I still don’t have a straight answer on why some cards perform better under this test and others fail miserably. Ultimately, however, every card I’ve encountered eventually corrupts the filesystem after enough cycles, it’s just a matter of how long. I feel comfortable if I can reliably get to ten thousand ungraceful reboots-while-writing before failure. Note that supposedly eMMC has design features that harden cards against these problems, but I’ve never had the luxury of building such high volume systems that eMMC becomes an affordable option. Besides, I consider giving users the ability to remove the firmware card and reflash it with new code using a common USB adapter an important feature, at least in the systems I design. Mobile phone carriers would think differently.

Of course, once a vendor is qualified, they can still send you bad lots.

For each new lot I get, I take a few cards and burn them myself and check they boot the system before handing them over the factory. I also manually inspect the CID/CSD to ensure that the manufacturer’s IDs haven’t rotated and I inspect the laser markings to ensure that the lot number changes (it should — if it doesn’t then they are pulling something wonky on you). I also compare the circuit trace pattern on the back, visible through the reliefs in the solder resist coating. If you have easy access to an X-ray machine (some CMs have them on site) you can go so far as to compare the internal construction in the x-ray to see if the dies have been revved. If all these are the same you’re probably good to go on the new lot, but I do pay attention to the failure rate data in the first couple hours of production just to make sure there isn’t something to worry about.

There’s probably a bunch of other tests, techniques and good ideas that I should be aware of…look forward to reading the comments!

China: Crowdsourced Tax Enforcement

March 22nd, 2012

Riddle me this: how does a government enforce tax collection in a cash-only society? Cash has the wonderful property of being anonymous, and therefore hard to track. As a result, cash businesses often under-report revenues, thereby dodging a portion of tax payments.

China is primarily a cash-driven economy; few local places will accept payment cards of any kind (event rent payments are made in cash — a big, fat stack of cash, as the largest bill in China has an equivalent value of about US$15). As such, China has a big challenge around collecting taxes.

A solution to the problem is to go with a tax pre-payment system. At the beginning of every month, every business is required to pay an estimated tax. Proof of tax payment is issued in the form of “fapiao” (发票). They look a bit like the one below:

This fapiao represents tax paid on 10元 (元 is like the $ symbol, and colloquially pronounced “kuai”), so the restaurant I got this from probably paid about 1-2 kuai for this fapiao. When you settle your bill in a restaurant, in addition to getting the itemized receipt, you are supposed to receive a stack of fapiao of equivalent face value.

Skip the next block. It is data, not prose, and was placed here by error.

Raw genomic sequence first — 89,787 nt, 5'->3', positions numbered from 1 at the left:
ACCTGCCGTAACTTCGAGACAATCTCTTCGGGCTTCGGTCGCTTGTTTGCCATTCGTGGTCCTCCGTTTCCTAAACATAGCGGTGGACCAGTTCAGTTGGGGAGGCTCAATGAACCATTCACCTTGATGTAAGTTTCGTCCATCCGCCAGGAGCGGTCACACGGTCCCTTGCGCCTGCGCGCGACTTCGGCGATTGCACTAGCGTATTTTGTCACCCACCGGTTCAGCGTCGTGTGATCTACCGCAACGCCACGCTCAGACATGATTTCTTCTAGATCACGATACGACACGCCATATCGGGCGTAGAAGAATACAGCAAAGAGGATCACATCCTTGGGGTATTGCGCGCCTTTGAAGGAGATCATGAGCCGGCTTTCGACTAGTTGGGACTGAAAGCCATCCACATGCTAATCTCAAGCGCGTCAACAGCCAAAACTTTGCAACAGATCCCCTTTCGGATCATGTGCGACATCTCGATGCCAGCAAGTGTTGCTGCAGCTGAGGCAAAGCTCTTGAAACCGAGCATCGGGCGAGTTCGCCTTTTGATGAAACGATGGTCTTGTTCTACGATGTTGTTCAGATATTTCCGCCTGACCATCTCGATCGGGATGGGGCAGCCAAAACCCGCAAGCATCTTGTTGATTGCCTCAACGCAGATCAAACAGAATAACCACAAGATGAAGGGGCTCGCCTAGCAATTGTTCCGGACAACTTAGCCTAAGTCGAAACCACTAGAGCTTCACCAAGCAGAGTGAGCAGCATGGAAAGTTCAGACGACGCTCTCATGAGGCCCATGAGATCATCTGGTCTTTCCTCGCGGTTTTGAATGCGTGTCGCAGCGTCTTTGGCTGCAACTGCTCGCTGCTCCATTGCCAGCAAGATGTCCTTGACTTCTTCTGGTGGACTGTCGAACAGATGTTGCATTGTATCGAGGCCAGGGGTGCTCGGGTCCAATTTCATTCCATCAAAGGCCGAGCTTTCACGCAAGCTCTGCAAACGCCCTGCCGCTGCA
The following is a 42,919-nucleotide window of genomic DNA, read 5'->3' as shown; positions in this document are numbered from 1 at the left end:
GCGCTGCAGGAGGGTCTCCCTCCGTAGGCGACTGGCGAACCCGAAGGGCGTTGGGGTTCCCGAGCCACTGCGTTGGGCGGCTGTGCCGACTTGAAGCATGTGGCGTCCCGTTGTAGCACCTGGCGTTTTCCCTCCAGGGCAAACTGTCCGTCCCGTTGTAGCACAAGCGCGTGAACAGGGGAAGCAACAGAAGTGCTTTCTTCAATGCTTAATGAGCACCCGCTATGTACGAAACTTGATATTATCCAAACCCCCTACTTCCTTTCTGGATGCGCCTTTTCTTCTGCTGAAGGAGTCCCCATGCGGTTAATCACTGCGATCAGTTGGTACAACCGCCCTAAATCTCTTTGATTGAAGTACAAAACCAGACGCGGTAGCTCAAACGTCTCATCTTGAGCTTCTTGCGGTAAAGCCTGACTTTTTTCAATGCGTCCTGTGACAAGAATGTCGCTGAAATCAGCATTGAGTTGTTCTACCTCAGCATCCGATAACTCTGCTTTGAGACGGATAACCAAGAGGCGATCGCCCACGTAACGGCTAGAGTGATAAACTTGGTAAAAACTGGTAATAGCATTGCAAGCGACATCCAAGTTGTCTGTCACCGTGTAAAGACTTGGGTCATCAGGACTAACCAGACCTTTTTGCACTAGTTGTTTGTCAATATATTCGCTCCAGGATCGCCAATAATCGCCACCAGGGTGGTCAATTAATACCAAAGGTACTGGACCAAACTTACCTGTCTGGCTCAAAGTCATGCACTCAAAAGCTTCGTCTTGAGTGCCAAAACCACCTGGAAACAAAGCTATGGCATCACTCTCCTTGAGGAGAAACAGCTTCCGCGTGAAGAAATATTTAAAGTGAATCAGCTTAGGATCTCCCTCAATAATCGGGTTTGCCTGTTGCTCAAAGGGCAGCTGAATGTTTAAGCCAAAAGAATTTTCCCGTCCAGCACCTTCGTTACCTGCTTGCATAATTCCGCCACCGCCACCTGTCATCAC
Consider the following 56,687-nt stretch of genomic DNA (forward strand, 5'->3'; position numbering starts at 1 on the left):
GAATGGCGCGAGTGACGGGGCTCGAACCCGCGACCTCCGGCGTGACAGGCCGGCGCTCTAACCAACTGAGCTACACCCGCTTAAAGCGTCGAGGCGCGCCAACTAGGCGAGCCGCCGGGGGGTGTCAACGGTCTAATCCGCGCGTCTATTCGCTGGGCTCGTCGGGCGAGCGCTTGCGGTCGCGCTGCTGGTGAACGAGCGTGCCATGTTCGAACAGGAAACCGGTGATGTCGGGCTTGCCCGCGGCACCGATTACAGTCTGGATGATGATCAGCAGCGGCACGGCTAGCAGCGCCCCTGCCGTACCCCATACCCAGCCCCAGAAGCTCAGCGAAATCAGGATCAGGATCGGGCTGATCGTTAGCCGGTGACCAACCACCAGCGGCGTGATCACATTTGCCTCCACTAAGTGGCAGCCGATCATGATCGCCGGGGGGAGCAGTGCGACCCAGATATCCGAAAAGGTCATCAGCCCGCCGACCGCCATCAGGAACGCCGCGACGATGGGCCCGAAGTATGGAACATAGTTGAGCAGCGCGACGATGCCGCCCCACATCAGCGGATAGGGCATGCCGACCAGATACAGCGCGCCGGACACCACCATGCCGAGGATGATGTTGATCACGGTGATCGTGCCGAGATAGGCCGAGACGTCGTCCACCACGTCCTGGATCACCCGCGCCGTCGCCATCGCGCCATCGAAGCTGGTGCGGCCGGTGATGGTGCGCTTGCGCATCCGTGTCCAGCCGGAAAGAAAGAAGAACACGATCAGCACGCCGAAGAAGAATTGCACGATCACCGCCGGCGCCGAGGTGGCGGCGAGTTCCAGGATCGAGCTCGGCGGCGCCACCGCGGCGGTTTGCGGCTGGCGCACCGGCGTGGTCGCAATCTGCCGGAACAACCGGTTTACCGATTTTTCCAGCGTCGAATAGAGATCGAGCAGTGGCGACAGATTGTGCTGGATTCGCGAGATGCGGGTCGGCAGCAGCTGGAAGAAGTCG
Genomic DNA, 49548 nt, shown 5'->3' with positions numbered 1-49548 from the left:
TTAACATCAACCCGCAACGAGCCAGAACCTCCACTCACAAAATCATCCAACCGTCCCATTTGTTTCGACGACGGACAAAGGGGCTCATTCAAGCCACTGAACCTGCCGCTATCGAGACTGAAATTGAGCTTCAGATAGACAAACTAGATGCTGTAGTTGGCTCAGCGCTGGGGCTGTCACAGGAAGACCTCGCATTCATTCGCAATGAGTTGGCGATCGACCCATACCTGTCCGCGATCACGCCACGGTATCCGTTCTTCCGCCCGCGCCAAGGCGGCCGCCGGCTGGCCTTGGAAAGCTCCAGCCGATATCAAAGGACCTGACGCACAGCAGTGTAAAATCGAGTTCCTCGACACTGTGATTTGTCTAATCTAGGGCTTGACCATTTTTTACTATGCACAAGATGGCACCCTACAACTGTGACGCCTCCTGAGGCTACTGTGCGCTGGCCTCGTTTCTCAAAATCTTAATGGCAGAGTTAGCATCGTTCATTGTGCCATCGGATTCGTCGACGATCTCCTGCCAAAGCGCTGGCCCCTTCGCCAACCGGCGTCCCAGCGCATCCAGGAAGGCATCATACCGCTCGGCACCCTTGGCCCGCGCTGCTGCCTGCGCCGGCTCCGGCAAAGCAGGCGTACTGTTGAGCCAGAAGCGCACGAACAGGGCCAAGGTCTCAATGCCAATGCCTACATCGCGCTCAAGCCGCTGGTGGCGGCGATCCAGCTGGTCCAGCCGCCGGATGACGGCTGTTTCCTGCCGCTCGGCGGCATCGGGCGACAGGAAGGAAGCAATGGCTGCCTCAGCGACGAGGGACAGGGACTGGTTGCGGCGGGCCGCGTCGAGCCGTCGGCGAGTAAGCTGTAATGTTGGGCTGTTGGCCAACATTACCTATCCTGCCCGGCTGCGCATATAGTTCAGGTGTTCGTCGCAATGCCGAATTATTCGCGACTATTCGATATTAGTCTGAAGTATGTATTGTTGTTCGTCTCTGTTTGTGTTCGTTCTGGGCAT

At the end of the month, the restaurant claims a tax refund on any remaining fapiao. As a result, fapiao are basically as good as money to the restaurant; hence, the fapiao are printed on watermarked paper with anti-counterfeiting measures, and employ serial numbers you can validate by sending an SMS to a government hotline. Also, restaurants have a strong incentive to omit a few fapiao from your stack, or completely forgo giving you the fapiao (they love it when foreigners dine, because they don’t know about fapiao — they get big business and they get the tax refund on it!).

So, how does one enforce the distribution of fapiao to customers? China’s clever solution is to make every fapiao a lottery ticket. If you look at the above photo carefully, you’ll see two metallized patches on the fapiao. You can scratch these off, and underneath might reveal a prize! Of course, the one I have above is a losing ticket — it just says “thank you”, with a serial number; but the prize can be thousands of kuai.

And so, China has crowdsourced tax enforcement, by potentially rewarding citizens with a cash reward for asking for all of their tax pre-payment receipts, and using them up by scratching off the prize areas. The cost of this massive force multiplier is vanishingly small, as all they are offering is the chance to win; I have only ever seen one winning ticket in the past couple of years, and it was for about 2 kuai. Still, it is a nice cultural touch to the end of a big meal, everyone sitting in a circle, scratching their fapiao to see if they won a prize for playing the part of a Chinese tax enforcement agent.

Of course, with every new system, new problems come in. One is that the waitstaff might nick a couple of fapiao en route to the customer. So now, to get your fapiao you usually have to go in person to a special counter that manages its distribution. And, of course, the restaurant can offer a bribe in place of the fapiao. Just this past month when I was visiting Harbin, I went to collect my lottery tickets and the lady at the register glanced at my 80 kuai receipt and offered to pay me 4 kuai instead of giving me fapiao! I was a bit surprised at how brazen the offer was, but in retrospect, I clearly was not from around there, and thus unlikely to be an auditor.